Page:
Naperville Unit District 203 residents who said they would rather see their taxes increase than have cellphone towers installed on district property shared their concerns about the towers' potential health effects Monday night with school board members.
As the school board covered the topic for the second time, five residents said members should turn down a request from AT&T to put a 75-foot-tall cell tower in a flagpole at Kennedy Junior High and a 100-foot-tall tower near a Naperville water tower at Lincoln Junior High.
The cellphone provider could lease space for the towers for 25 years for roughly $2.2 million paid in monthly $2,500 or $3,000 increments. The total contract could bring in enough to build tracks and turf fields at both schools that could be the sites of cell towers.
"To expose a growing child's health for the purpose of revenue I don't think is a reasonable choice," said Lisle resident Sudha Srinivas, whose son recently graduated from Kennedy. "I believe this is a really bad choice, and I hope the school district will not make it."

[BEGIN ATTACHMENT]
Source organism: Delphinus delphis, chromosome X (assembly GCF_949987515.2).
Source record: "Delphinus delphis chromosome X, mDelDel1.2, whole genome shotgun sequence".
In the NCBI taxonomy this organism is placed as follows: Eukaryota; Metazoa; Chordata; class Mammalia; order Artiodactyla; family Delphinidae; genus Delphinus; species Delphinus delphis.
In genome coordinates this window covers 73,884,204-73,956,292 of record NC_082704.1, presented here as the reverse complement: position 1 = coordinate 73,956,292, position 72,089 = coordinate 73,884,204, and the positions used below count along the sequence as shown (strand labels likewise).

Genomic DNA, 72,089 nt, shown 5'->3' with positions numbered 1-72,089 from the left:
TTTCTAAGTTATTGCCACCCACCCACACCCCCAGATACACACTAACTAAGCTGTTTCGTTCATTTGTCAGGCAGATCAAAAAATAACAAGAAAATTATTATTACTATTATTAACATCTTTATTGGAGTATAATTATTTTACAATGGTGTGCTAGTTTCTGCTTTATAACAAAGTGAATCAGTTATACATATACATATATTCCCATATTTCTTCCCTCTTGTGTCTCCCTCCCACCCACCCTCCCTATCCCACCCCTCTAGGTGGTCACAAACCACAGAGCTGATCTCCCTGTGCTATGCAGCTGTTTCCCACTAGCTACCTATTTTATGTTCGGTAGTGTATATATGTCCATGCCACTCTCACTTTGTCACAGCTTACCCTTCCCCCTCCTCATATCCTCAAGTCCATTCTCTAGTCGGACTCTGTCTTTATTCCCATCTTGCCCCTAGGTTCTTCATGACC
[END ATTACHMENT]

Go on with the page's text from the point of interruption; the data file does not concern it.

Superintendent Dan Bridges said the district was not seeking leases from cellphone companies, but AT&T came to them. Administrators want the school board to review the idea as a potential alternate revenue source, he said.
District residents Rodd Elges and Betsy DeLange said if the district needs more money, they would rather help approve a measure to increase property taxes by referendum than see cell towers installed. The issue comes down to safety, they said.
"It is not about aesthetics, and it is not about property values -- it is about safety for our children," DeLange said.
While a fact sheet board members received last month from the American Cancer Society said there is very little evidence that going to school or living near a cell tower increases the risk of developing cancer, residents said many scientists have called cell towers a radiation hazard.
Board members listened to resident input without discussing the potential cell tower leases Monday night. The board is likely to hear its next update about administrators' research into the topic in September.
"We owe it to the community to listen to all sides," board President Jackie Romberg said. "And that's why this is going to be a very slow, deliberate process."